Thanks to the fine folks at Wolfpack Publishing for bringing out this e-book anthology that includes my first two novels, Hard Texas Winter and New Mexico Showdown. Other books in the collection originally written under my Will Camp pseudonym include Blood Saga, Vigilante Justice and Escape from Silverton, which has a backstory I’ve never before shared publicly about the kinds of games authors play to amuse themselves and annoy their wives.
I had a dream years ago when I was working on the manuscript that became Escape from Silverton and, unfortunately, shared that dream with Harriet. In the dream Will Rogers came to me and asked me to help him write an adage that he would forever immortalize him. After days of hard thought, I returned to Mr. Rogers, Will not Fred, and told him I’d come up with the following saying: “I never saw a man I didn’t like.” He liked it but said I wasn’t quite there and to come back to the next day with the revised version and I did. However, instead of coming back with “I never met a man I didn’t like,” I revised the quote to say “I never manned a saw I didn’t like.”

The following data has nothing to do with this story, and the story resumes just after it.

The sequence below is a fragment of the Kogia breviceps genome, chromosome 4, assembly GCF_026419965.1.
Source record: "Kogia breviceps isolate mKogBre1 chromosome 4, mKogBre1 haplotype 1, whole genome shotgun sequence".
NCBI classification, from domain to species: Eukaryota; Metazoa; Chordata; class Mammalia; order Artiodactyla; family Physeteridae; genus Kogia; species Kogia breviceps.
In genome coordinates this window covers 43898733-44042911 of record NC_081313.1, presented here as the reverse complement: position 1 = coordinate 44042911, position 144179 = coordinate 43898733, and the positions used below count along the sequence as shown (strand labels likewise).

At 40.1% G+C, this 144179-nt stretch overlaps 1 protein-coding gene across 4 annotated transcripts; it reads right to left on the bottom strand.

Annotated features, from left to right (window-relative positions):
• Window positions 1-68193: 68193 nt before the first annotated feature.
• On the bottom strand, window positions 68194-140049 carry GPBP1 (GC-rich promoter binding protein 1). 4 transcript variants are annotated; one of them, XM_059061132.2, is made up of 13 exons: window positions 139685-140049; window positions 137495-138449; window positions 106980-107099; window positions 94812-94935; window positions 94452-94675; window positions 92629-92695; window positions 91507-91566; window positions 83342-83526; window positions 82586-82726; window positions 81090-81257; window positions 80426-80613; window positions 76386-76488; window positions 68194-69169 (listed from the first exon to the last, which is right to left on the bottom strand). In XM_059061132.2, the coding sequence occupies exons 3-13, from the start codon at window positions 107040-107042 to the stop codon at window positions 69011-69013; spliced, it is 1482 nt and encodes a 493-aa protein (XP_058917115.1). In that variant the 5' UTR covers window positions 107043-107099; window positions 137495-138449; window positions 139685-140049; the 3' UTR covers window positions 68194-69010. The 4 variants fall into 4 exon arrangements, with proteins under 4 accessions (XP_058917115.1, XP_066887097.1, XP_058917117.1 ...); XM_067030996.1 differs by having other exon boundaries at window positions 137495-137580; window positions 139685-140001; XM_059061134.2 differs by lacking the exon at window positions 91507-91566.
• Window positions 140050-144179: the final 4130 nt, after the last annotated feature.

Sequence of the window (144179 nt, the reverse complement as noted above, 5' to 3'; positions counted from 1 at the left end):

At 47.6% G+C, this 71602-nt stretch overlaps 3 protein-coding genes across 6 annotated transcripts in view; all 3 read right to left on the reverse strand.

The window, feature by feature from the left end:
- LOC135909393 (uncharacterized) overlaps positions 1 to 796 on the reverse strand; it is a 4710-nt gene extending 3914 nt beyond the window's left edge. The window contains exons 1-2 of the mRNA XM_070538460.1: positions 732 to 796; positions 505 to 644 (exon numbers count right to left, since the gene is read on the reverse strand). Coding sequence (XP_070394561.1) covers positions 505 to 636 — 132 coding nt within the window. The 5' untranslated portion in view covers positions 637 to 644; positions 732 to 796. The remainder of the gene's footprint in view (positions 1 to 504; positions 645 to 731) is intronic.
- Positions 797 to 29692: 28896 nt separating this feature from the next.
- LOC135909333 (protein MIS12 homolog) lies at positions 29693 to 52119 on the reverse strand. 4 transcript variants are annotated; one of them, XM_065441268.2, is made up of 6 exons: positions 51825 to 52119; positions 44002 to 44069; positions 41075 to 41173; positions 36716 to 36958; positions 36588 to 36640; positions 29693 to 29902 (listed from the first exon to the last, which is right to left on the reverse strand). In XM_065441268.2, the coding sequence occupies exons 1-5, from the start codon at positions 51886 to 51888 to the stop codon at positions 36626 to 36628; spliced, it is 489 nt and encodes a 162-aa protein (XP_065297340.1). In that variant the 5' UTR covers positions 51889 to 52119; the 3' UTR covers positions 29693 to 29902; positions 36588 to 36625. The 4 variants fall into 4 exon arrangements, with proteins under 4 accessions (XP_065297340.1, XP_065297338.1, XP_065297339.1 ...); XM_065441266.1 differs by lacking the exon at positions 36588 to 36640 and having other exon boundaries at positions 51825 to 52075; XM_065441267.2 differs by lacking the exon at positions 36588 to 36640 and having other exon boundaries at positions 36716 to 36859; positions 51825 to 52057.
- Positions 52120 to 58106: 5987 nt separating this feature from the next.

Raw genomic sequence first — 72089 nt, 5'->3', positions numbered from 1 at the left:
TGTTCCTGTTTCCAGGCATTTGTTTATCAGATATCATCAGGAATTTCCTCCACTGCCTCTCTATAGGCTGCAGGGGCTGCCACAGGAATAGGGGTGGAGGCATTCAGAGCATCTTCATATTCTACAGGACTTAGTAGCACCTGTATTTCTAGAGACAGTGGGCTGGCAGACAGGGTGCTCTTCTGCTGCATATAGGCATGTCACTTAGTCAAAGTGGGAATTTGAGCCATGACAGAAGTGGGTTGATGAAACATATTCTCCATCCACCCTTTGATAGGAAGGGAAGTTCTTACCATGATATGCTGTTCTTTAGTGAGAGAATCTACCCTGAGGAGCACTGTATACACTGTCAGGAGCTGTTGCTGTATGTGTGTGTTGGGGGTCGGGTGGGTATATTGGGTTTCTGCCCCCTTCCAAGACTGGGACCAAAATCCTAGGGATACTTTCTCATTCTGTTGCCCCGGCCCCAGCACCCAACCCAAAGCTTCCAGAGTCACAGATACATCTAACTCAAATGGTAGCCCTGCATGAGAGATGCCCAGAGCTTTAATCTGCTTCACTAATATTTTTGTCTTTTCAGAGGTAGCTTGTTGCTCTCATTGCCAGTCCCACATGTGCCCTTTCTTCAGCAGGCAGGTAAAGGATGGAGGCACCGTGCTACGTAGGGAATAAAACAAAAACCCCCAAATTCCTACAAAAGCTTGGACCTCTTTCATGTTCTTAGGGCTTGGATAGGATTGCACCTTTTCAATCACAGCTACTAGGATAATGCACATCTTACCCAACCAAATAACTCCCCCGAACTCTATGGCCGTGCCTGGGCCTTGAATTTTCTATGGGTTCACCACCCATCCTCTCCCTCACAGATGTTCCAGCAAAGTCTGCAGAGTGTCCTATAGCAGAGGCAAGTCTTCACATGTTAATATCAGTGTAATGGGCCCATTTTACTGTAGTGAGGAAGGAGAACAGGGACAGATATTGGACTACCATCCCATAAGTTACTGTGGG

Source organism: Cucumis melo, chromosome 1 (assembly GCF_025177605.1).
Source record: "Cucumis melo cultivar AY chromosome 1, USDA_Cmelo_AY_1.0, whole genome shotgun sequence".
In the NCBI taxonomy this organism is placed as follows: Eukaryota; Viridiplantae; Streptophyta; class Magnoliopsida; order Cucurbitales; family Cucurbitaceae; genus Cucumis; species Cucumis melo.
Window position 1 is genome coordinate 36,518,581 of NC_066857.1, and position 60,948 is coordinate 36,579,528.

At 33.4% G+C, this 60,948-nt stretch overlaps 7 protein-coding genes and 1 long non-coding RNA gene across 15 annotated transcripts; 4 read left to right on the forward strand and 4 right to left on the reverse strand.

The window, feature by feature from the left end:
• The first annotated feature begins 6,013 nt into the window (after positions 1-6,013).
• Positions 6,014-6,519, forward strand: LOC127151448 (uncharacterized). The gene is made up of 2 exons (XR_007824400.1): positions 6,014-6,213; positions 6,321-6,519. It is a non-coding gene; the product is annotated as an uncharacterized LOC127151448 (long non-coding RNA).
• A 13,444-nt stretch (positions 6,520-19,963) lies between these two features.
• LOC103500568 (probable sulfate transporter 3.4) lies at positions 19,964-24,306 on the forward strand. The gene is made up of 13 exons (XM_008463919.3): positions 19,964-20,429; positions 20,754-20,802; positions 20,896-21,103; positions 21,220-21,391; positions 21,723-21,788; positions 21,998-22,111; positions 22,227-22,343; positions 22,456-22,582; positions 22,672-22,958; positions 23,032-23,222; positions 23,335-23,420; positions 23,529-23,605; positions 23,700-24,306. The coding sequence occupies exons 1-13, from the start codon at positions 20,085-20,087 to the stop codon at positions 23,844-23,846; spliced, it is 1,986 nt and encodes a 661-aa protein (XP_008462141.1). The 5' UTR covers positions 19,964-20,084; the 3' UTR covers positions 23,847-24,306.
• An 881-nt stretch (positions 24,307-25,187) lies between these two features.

Not only did I have a dream, I unfortunately shared it with Harriet who hurrahed me incessantly over it. So, I decided I would fix her wagon and teach her a lesson and show her a writer’s revenge. Fast forward two years later and I had just received my writer’s copies of Escape from Silverton and shared one with Harriet to read. About three nights later we were in bed as she neared the end of the book and all of a sudden she cried out, “I can’t believe this,” and then flung the book across the bedroom.
By then, I’d forgotten my writer’s revenge and cried out, “What’s wrong with you?”
“The one ‘I never manned a saw I didn’t like’,” she cried out.
Then it came back to me. I had contrived a scene where my protagonist in trying to escape from Silverton, Colorado, had broken a wagon’s rear wheel and not having a spare had sawed the back half of the wagon off, making a cart that would carry him to Durango and safety.
While my high school and college English teachers always talked about writers incorporating symbolism in their novels, the writers I’ve known over the years were more likely to write inside jokes and gags in their works to amuse themselves and tweak their acquaintances.
If there’s a lesson here, it’s never annoy a fiction writer because he (or she) can get back at you in ways you may never know.
As for the second volume of the Preston Lewis Western Collection, it’s available from this Amazon link.